Ukraine-Russia war puts limelight back on bitcoin – and its carbon footprint

Bitcoin prices are climbing once again and while bitcoin mining is likely to come under renewed fire for its energy consumption, this should not prove fatal for the cryptocurrency.

Bitcoin prices jumped by 13% on Tuesday on the back of new Western sanctions on Russia for its invasion of Ukraine. Cryptocurrencies are becoming a more mainstream part of the global financial system – and therefore a part of international conflict too. In the current crisis, bitcoin is serving as a conduit for millions of dollars of aid to Ukraine and an alternative to traditional banks, free from government control. It could also help Russia sidestep sanctions.

Once a niche activity, Bitcoin mining became mainstream news when it took down Kazakhstan’s national power grid in January 2022. Home to one-fifth of the world’s Bitcoin mining activity, the country’s state electricity provider cut the supply to Kazak bitcoin miners following power outages across three countries in Central Asia.

Bitcoin is not new to controversy, from its association with crime and money laundering to facilitating trade in contrabands on the now defunct dark web equivalent of Ebay – Silk Road. However, there are real-world indicators that cryptocurrency, along with its associated mining activities, has become a legitimate prospect for mainstream investors. In a landmark decision on 7 February 2022, Nasdaq approved crypto asset manager Valkyrie’s application to list its exchange-traded fund (ETF), offering exposure to stocks in Bitcoin mining companies. The Valkyrie Bitcoin Miners ETF will invest at least 80% of its net assets in securities of companies that derive a minimum of 50% of their profit from Bitcoin mining, according to the Securities and Exchange Commission’s filing.

Yet at the same time as both mainstream and institutional investors acknowledge the investment potential of Bitcoin mining, the industry faces another perhaps more significant hurdle: its undeniable increasing energy consumption.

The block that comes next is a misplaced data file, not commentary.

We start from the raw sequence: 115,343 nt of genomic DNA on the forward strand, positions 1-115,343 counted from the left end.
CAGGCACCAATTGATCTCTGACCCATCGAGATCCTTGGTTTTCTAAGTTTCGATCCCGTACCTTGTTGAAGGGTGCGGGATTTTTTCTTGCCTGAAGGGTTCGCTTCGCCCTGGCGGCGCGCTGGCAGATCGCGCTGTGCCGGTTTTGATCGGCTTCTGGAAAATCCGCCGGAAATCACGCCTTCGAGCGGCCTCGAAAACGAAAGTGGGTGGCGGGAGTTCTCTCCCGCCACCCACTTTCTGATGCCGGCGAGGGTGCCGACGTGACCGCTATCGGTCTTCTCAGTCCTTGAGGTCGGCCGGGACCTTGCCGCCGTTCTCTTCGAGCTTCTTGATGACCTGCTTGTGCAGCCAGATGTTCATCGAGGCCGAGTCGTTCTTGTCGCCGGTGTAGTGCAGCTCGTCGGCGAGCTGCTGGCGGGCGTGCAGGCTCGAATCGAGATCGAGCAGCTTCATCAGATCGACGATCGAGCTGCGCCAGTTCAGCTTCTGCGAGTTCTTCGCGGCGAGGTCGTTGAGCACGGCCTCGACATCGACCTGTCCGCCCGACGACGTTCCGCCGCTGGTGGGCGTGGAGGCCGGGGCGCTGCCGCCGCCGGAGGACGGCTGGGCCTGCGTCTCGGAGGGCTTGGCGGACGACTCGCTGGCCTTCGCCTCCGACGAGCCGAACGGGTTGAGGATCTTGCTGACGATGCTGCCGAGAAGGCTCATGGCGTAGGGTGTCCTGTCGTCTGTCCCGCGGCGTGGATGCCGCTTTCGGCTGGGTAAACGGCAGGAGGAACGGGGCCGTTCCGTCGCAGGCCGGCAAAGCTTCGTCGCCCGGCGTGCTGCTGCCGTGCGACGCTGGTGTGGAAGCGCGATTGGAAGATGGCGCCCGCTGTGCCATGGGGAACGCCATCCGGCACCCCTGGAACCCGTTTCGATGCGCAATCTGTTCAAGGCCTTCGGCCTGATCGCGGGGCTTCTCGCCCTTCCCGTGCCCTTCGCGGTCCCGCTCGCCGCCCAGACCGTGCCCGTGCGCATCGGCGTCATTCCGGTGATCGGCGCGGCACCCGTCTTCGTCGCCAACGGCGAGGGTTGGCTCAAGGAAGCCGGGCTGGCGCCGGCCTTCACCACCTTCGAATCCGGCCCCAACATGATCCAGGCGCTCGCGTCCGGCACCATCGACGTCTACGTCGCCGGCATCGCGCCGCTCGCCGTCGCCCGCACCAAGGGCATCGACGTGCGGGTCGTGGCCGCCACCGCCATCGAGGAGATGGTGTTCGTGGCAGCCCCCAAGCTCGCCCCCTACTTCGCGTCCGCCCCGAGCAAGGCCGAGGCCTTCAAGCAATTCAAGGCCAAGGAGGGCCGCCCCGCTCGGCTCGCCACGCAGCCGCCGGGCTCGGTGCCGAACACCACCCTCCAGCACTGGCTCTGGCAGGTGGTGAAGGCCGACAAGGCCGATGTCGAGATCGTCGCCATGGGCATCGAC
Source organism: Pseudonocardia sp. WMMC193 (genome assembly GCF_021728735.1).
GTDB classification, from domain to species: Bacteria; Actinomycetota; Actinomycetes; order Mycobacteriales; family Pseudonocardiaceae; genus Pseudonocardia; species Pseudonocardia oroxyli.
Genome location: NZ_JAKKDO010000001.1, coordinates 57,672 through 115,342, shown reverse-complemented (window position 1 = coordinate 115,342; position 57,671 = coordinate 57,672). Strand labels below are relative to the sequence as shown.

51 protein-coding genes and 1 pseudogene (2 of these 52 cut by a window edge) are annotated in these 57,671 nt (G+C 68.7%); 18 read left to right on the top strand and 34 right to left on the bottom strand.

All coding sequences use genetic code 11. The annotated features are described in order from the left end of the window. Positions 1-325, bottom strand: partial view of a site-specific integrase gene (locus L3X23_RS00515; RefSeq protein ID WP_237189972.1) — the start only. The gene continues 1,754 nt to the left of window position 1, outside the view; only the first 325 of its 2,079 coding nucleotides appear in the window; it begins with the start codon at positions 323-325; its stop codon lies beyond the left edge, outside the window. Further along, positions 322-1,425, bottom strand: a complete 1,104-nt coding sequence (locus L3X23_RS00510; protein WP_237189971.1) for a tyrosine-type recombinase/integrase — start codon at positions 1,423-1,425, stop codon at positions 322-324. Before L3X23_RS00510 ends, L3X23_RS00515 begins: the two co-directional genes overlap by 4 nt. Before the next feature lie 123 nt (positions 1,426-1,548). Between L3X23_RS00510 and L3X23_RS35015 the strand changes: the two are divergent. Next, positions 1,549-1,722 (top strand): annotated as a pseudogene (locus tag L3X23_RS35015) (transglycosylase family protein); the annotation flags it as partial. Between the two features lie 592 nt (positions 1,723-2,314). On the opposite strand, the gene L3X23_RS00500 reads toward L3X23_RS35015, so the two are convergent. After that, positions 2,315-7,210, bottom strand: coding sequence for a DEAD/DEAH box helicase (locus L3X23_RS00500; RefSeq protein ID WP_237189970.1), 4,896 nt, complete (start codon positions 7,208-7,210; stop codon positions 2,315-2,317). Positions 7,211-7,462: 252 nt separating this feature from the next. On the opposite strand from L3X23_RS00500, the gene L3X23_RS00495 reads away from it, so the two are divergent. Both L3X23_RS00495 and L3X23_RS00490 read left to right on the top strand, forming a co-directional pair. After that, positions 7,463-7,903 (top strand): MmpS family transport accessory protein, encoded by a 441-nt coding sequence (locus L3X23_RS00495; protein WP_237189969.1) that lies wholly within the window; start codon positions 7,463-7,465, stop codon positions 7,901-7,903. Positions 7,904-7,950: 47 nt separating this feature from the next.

Bitcoin prices jumped by 13% on Tuesday on the back of new Western sanctions on Russia for its invasion of Ukraine. Cryptocurrencies are becoming a more mainstream part of the global financial system – and therefore a part of international conflict too. In the current crisis, bitcoin is serving as a conduit for millions of dollars of aid to Ukraine and an alternative to traditional banks, free from government control. It could also help Russia sidestep sanctions.
bitcoin-mining-energy
A server room at the BitRiver data centre in Bratsk, Russia, shows the scale of operations involved in Bitcoin mining, and the level of energy used. (Photo by Alexander Ryumin/Tass via Getty Images)

Once a niche activity, Bitcoin mining became mainstream news when it took down Kazakhstan’s national power grid in January 2022. Home to one-fifth of the world’s Bitcoin mining activity, the country’s state electricity provider cut the supply to Kazak bitcoin miners following power outages across three countries in Central Asia.

Bitcoin is not new to controversy, from its association with crime and money laundering to facilitating trade in contrabands on the now defunct dark web equivalent of Ebay – Silk Road. However, there are real-world indicators that cryptocurrency, along with its associated mining activities, has become a legitimate prospect for mainstream investors. In a landmark decision on 7 February 2022, Nasdaq approved crypto asset manager Valkyrie’s application to list its exchange-traded fund (ETF), offering exposure to stocks in Bitcoin mining companies. The Valkyrie Bitcoin Miners ETF will invest at least 80% of its net assets in securities of companies that derive a minimum of 50% of their profit from Bitcoin mining, according to the Securities and Exchange Commission’s filing.

Yet at the same time as both mainstream and institutional investors acknowledge the investment potential of Bitcoin mining, the industry faces another perhaps more significant hurdle: its undeniable increasing energy consumption.

Energy intensive and highly lucrative, global Bitcoin mining operations have sprung up in locations with favourable (or else a vacuum) of regulation and an abundance of cheap power. High-profile cases such as Kazakhstan’s energy crisis mean the sector can no longer slip under the radar of policymakers. In fact, Bitcoin mining is facing increasing regulatory scrutiny, as shown by the Chinese government’s blanket ban in May 2021, which shifted the global centre of gravity of Bitcoin mining elsewhere, a ripple effect that saw countries such as Kazakhstan and Russia pick up the slack.

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